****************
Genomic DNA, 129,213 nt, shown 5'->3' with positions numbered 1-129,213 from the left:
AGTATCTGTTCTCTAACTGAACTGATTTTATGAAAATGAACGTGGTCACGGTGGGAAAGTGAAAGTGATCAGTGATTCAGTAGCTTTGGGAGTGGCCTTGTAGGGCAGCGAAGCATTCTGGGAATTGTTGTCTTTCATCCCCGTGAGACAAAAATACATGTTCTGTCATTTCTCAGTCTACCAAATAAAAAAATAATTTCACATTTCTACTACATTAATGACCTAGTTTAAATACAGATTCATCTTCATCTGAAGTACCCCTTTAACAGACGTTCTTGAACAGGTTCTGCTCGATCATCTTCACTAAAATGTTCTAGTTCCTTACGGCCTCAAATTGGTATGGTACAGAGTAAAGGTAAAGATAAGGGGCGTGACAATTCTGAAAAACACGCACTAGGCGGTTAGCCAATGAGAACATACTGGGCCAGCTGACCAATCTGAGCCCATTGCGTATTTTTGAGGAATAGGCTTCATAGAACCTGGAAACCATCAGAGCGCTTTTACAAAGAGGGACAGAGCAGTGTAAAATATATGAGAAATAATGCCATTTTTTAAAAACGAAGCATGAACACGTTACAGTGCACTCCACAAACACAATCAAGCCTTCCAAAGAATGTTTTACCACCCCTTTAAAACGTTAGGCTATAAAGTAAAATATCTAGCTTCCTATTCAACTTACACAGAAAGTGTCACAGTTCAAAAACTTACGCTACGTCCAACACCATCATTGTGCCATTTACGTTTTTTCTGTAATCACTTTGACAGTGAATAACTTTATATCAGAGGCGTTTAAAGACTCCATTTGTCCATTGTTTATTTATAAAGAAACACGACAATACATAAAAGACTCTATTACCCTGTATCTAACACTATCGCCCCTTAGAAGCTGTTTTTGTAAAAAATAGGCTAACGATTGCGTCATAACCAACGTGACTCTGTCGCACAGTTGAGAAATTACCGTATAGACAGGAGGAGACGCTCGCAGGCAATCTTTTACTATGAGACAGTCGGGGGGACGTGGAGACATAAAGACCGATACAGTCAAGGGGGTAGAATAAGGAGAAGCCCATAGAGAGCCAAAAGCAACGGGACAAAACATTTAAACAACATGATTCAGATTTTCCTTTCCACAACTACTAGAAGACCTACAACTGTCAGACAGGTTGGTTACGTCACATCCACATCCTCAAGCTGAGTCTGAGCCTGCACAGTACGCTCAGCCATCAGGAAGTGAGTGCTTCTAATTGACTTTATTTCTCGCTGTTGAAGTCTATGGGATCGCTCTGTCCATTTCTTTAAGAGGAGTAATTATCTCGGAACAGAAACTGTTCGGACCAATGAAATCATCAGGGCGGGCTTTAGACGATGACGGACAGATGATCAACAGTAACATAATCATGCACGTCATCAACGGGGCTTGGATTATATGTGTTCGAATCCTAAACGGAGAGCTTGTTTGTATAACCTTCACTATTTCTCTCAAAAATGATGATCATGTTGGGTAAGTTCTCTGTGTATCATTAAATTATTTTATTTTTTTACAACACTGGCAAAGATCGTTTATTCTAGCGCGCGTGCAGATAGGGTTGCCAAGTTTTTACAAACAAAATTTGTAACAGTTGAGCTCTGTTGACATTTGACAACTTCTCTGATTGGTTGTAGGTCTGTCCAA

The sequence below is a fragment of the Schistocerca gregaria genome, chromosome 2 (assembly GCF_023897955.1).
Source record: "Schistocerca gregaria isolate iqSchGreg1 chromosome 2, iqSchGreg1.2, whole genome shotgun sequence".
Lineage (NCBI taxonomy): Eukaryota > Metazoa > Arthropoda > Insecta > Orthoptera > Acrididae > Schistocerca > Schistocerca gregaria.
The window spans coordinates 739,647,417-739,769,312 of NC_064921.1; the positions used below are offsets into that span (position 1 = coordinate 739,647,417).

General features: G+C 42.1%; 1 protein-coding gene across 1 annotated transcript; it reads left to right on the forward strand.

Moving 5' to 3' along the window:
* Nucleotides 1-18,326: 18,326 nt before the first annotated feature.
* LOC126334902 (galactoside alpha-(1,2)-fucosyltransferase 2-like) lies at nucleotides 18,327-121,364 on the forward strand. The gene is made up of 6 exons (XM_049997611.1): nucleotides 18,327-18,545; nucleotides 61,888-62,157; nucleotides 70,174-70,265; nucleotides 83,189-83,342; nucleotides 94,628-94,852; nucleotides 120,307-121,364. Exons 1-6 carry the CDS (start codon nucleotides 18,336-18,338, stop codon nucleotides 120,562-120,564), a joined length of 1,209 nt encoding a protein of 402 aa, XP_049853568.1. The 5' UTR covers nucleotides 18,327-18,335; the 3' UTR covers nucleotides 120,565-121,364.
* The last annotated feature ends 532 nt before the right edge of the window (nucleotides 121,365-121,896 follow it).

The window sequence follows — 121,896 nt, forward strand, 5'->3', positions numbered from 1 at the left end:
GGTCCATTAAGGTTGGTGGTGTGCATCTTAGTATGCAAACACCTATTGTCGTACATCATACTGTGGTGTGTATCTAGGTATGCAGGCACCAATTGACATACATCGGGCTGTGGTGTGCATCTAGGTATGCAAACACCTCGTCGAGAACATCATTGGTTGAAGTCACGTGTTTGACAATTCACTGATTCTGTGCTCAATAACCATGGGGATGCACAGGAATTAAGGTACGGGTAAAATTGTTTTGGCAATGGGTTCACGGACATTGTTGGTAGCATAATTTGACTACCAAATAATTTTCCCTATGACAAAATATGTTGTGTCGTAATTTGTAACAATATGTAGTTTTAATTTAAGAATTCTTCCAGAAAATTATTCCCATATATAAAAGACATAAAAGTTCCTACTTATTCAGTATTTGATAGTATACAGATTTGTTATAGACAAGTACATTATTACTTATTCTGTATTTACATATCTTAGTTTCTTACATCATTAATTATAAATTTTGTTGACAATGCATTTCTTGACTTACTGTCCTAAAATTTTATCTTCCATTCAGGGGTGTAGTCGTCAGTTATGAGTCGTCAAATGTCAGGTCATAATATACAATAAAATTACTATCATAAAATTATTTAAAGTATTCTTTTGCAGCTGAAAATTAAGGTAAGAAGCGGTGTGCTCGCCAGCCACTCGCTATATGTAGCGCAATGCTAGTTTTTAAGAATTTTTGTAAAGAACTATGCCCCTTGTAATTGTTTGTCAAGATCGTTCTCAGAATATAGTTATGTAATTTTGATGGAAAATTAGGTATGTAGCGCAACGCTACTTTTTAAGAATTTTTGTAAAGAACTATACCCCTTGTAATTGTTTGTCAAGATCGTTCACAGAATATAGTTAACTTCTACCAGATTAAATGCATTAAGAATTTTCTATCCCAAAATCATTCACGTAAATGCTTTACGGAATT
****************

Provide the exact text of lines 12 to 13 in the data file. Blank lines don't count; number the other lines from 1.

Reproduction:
The window sequence follows — 121,896 nt, forward strand, 5'->3', positions numbered from 1 at the left end:
GGTCCATTAAGGTTGGTGGTGTGCATCTTAGTATGCAAACACCTATTGTCGTACATCATACTGTGGTGTGTATCTAGGTATGCAGGCACCAATTGACATACATCGGGCTGTGGTGTGCATCTAGGTATGCAAACACCTCGTCGAGAACATCATTGGTTGAAGTCACGTGTTTGACAATTCACTGATTCTGTGCTCAATAACCATGGGGATGCACAGGAATTAAGGTACGGGTAAAATTGTTTTGGCAATGGGTTCACGGACATTGTTGGTAGCATAATTTGACTACCAAATAATTTTCCCTATGACAAAATATGTTGTGTCGTAATTTGTAACAATATGTAGTTTTAATTTAAGAATTCTTCCAGAAAATTATTCCCATATATAAAAGACATAAAAGTTCCTACTTATTCAGTATTTGATAGTATACAGATTTGTTATAGACAAGTACATTATTACTTATTCTGTATTTACATATCTTAGTTTCTTACATCATTAATTATAAATTTTGTTGACAATGCATTTCTTGACTTACTGTCCTAAAATTTTATCTTCCATTCAGGGGTGTAGTCGTCAGTTATGAGTCGTCAAATGTCAGGTCATAATATACAATAAAATTACTATCATAAAATTATTTAAAGTATTCTTTTGCAGCTGAAAATTAAGGTAAGAAGCGGTGTGCTCGCCAGCCACTCGCTATATGTAGCGCAATGCTAGTTTTTAAGAATTTTTGTAAAGAACTATGCCCCTTGTAATTGTTTGTCAAGATCGTTCTCAGAATATAGTTATGTAATTTTGATGGAAAATTAGGTATGTAGCGCAACGCTACTTTTTAAGAATTTTTGTAAAGAACTATACCCCTTGTAATTGTTTGTCAAGATCGTTCACAGAATATAGTTAACTTCTACCAGATTAAATGCATTAAGAATTTTCTATCCCAAAATCATTCACGTAAATGCTTTACGGAATT